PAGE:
DraftKings isn't alone. FanDuel, which is owned by Flutter, a Dublin-based sports-betting and iGaming company, is also working on building up its iGaming offering. Caesars and MGM, both of which have sports-betting arms, are hopping on the iGaming train, too, though it's a delicate dance for the casino stalwarts — they don't want to cannibalize their brick-and-mortar operations too much.

As of now, iGaming is legal in only a handful of states — New Jersey, Connecticut, Delaware, Michigan, Rhode Island, Pennsylvania, and West Virginia — while there's legislation pending in other places, including New York. As the prevalence of online betting grows, there's plenty of revenue to be had. Chad Beynon, an analyst at Macquarie, laid out some of the calculations driving these investments. The average sports bettor may spend about $1,000 a year, he said, but the average person doing iGaming could spend $5,000 — the action is 24/7, while there's a finite number of sports games to bet on. And then there's the lottery, where an average player will spend $300 a year. All that combined under one umbrella translates to dollar signs.

The more people gamble — and the more culturally acceptable gambling becomes — the more possibility gambling addiction becomes a bigger issue.

"Sports betting is kind of like the customer-acquisition channel, and then you cross-sell them other things," Benyon said. "Ultimately, they're trying to be digital leaders, and whether it's lottery tickets, sports betting, I think these companies ultimately want to do everything."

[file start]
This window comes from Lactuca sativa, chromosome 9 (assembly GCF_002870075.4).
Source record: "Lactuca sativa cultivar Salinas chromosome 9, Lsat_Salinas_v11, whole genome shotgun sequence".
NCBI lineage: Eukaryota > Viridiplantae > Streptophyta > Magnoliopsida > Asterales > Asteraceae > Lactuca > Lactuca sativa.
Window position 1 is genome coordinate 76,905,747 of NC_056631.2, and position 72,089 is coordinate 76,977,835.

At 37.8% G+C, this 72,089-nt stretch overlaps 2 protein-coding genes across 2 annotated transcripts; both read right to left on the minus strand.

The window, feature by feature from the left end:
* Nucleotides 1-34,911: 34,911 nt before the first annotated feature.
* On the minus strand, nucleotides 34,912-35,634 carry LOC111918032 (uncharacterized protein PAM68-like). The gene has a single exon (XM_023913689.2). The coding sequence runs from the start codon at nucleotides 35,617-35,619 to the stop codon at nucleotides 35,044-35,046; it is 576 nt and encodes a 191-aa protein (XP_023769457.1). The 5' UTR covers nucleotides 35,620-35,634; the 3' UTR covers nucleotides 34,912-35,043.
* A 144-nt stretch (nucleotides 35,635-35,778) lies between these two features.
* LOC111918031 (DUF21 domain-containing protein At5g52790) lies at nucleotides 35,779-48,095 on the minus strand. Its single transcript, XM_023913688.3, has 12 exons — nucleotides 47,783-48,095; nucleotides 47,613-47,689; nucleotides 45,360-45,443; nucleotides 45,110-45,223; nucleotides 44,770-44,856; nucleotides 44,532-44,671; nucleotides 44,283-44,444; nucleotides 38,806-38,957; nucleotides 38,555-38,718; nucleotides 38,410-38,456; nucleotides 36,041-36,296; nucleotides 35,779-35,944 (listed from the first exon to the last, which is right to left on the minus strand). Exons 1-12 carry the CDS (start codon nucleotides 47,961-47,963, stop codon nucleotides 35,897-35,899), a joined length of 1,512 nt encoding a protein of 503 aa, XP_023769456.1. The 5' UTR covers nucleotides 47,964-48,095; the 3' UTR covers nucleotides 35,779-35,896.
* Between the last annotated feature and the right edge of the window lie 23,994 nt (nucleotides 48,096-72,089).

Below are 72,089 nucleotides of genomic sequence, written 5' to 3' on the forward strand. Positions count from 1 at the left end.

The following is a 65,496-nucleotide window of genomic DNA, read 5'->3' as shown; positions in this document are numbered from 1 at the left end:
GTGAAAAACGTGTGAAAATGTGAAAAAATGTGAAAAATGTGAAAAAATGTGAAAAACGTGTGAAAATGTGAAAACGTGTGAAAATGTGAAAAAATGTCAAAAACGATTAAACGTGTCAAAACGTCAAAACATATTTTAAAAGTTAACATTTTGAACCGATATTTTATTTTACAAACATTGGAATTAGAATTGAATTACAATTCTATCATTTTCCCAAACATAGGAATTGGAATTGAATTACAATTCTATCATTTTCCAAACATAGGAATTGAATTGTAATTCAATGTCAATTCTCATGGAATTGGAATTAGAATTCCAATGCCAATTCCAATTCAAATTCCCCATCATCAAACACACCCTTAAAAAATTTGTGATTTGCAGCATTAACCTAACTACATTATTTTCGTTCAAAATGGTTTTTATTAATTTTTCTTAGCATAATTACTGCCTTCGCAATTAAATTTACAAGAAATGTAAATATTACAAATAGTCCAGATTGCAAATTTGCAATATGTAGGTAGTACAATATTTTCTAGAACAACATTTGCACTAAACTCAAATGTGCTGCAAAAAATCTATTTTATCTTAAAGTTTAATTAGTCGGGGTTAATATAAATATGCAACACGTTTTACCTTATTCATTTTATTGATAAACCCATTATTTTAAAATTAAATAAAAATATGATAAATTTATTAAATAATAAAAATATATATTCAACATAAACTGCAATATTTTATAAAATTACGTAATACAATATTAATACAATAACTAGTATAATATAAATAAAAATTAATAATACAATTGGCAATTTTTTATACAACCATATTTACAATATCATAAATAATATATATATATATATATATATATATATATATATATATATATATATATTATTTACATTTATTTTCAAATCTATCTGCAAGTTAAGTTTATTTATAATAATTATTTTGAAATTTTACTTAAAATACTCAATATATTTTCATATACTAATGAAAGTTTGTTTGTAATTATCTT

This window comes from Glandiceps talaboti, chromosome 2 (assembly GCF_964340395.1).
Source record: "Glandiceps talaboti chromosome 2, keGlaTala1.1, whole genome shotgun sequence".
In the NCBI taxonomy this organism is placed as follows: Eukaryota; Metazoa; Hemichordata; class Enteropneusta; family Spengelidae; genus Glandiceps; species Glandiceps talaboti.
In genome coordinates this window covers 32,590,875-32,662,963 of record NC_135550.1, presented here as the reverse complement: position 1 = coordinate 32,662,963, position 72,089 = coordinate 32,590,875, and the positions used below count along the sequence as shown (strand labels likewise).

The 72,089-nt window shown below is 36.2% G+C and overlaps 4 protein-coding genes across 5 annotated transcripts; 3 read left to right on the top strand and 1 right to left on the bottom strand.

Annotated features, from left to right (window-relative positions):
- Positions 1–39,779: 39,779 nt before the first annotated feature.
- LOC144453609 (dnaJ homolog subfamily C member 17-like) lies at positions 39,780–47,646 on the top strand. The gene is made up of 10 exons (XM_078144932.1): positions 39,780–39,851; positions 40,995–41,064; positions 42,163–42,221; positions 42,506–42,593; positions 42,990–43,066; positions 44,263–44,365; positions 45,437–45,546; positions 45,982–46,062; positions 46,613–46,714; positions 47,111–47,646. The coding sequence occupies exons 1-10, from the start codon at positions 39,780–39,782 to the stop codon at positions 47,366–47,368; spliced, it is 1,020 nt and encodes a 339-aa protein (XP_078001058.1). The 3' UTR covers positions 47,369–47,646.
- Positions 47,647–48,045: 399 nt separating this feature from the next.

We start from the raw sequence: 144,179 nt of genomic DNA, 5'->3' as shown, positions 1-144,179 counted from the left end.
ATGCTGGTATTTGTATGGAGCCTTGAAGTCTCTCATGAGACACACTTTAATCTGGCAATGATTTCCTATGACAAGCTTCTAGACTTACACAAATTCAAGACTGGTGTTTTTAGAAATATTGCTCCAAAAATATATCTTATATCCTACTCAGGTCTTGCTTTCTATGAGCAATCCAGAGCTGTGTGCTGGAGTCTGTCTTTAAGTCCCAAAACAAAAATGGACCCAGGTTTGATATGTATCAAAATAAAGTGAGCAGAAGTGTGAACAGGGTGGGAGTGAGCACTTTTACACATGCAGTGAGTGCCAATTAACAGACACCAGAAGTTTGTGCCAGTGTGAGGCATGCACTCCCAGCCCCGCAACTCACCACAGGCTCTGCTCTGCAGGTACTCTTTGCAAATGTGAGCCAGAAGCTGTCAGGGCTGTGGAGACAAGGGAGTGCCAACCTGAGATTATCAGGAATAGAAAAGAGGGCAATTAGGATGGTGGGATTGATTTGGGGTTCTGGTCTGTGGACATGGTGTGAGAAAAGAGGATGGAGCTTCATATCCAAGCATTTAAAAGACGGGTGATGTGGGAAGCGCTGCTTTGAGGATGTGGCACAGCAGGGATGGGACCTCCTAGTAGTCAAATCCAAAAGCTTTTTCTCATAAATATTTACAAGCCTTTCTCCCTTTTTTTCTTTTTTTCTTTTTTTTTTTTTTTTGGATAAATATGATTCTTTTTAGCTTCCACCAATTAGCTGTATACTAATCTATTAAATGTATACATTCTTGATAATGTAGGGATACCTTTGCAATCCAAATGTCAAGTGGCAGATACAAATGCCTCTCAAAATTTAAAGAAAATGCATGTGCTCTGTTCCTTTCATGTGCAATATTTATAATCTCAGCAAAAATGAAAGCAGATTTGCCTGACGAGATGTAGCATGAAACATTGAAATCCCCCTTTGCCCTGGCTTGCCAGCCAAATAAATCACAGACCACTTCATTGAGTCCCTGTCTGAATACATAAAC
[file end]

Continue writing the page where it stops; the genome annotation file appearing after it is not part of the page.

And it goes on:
The drive into iGaming is particularly appealing because sports betting is a low-margin business. Companies have to pay leagues or third-party vendors for data and wait for games to happen. By contrast, online tables are open all year, around the clock, and there's no one to pay to host the action. Plus, Nower told me, the payouts on games such as slots or roulette are much more favorable to the operator than sports betting.

Sports betting can also help to solve an age-old problem for casinos and other traditional forms of gambling: getting younger people hooked. A 22-year-old may not go to Atlantic City to hit up the blackjack table, but they'll make a prop bet on a baseball game on their phone and maybe try out a few hands of blackjack while they wait for the result.

"What we're finding is since the legalization of online casino gaming and sports wagering, more people are wagering online and more people are wagering both in land-based and online venues," Nower said, citing a recent report on the prevalence of gambling in New Jersey she coauthored. "It's this additive effect of more forms of gambling that are legalized and more ways in which you can gamble."

Sports-betting companies want to not only break into people's gambling budgets but also get into their entertainment budgets, said Chris Grove, a sports-gambling-industry investor at Acies Investments and a partner at EKG Ventures, which invested in Jackpocket. These companies could start to offer products that may be gambling but not feel like it to consumers, he said, adding that a lot of people didn't really think of the lottery as gambling, even though it is.